“Hello, My Name is ______ and I am Transformed”

This post is from chapter 11, “Hello, My Name is _____ and I am an Addict Transformed,” from my book, Gospel-Centered War: Finding Freedom from Enslaving Sin. 

The Bible does not deny that we were various things—addicts, homosexuals, hateful, prideful, pornographic masturbators—but that is what we were (past tense) (1 Cor. 6:9-11; Titus 3:3-5). The emphasis in Scripture is on what we are and what we are called to be. The Christian does not say, “Hello, my name is _____ and I am an X Y or Z.” The Christian says I was dead, but now I am alive. The Christian says I am a struggling sinner, yet I am a saint. The Christians says, I am a new creation; I am transformed.

We must remember however that we are “simultaneously saint and sinner.” This is the biblical balance. We are holy in Christ and yet we are progressively becoming holy (see 1 Cor. 1:2; Heb. 10:14). I like how John Owen says it: We, who are freed from the condemning power of sin, ought yet to make it our business all our days to kill the indwelling power of sin.[1]

Paul wrote a letter to a church located in Ephesus back in the day. The people there had many struggles. Many of them use to worship various false gods and perhaps were even involved in cult prostitution. But you know what Paul called them when he wrote to them? He called them “God’s beautiful creation,” “God’s masterpiece” (Eph. 2:10). He didn’t say, “Now church, make sure that you are constantly reminding yourselves that you were part of the occult. In fact, when you meet together say, ‘Hello, my name is ______ and I am an occultist.’” No! He said, “You are new! In Christ! Transformed!”

One of the problems in claiming the identity of “addict,” “alcoholic,” or “overeater” is that we deny that addiction is a habit that can be finally overcome. I am not saying it won’t be a struggle. I am not even saying that it will even finally be overcome in this life. Yet, the Bible teaches the freeing and empowering truth that in Christ we are currently a new creation. It says we are adopted children of God. We are even God’s beloved; His treasure.

Labeling may not seem like a big deal but it is. In hospitals, it is important for people to be labeled correctly. If someone has a gunshot wound on their leg, they should not be taken to a cardiologist and someone that has the flu, they should not be life-flighted. Labels are important for treatment. Labels are important for our own treatment. The treatment of ourselves. How we look at ourselves, talk to ourselves, think of ourselves.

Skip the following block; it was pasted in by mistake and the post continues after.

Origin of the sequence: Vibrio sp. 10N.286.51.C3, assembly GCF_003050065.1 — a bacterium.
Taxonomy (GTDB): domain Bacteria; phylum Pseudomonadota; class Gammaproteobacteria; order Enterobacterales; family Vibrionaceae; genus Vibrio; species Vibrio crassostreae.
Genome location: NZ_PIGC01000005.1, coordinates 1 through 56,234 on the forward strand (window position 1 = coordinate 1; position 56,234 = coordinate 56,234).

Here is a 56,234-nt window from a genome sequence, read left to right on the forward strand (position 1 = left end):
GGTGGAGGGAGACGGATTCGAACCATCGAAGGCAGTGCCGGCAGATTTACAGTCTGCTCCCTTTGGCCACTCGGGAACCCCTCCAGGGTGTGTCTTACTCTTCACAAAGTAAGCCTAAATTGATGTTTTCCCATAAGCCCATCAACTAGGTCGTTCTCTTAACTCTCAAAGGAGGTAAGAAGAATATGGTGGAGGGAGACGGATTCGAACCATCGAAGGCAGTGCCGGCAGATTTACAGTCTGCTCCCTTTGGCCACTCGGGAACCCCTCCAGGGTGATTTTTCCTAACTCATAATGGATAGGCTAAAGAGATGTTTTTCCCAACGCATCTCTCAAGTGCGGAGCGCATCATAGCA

The Bible talks about sin. Actually, quite a lot about sin. It talks about the deceitfulness of sin, the sin that sticks so closely, our sin natures, and various specific sins among other things. But it does not talk about us now being identified as sinner; addict, overeater, alcoholic, or otherwise. Instead, our identity is in Christ and Him alone.

Labeling and identity are not abstract theological concerns. They are practical. We desperately need not just help in life, but a new life. We need transformation. Christ gives us this.

So, truly,

The scope of recovery is… radically extended within a Christian view of addiction. Indeed ‘recovery’ does not sufficiently name the Christian hope in the face of addiction. Instead, the Christian hopes for ‘discovery’ and ‘new creation’—not a return to some maintainable equilibrium between who we are and what we want but rather a transformation of the self that brings who we are and what we want… into perfect coordination and harmony.[2]

The Bible doesn’t primarily keep us from sin by reminding us of what we were when we were dead. It doesn’t have us repeat the dreary mantra, “Hello, my name is _____ and I am a(n) _____.” And for that I am glad. That is depressing. The Bible instead says things like this:

  • Put off your old self, which belongs to your former manner of life and is corrupt through deceitful desires, and… be renewed in the spirit of your minds, and… put on the new self, created after the likeness of God in true righteousness and holiness (Eph. 4:22-23).
  • Be imitators of God (Eph. 5:1).
  • At one time you were darkness, but now you are light in the Lord. Walk as children of light (Eph. 5:8).

The Bible says we are, in the Lord, a new creation (cf. 2 Cor. 5:17). The Bible says that we are progressively being transformed into the image of God. The Bible says that eternal serenity is available to us in Christ. “The mercies of God work to forgive and then to change what is deeply evil… Christ’s grace slays and replaces (in a lifelong battle) the very lusts that [we have]… We can be fundamentally rewired by the merciful presence of the Messiah”[3]

The Bible has taught me to say, “Hello, my name is Paul and I am transformed.” I was a lot of things. But now I am a new creation in Christ.

“Mr. Writer Guy, I believe in Jesus but I don’t feel very transformed. I understand that we’re simultaneously saint and sinner but my sinner side shows itself a lot more often. I understand that we are holy, right now through Jesus, and yet called to be progressively holy. I, however, am not progressing; or not very much. I feel defeated. I don’t feel like saying, ‘I am transformed.’ I feel like saying ‘I am an addict.’ So, if I am transformed, can you help me be more transformed? Can you help me in my everyday practice?”

I agree that sometimes it feels like there is a gulf between the fact that we are transformed through Christ and yet called to be transformed. However, it is a biblical truth and, thus, a practical truth. Let’s try and see how practical it is.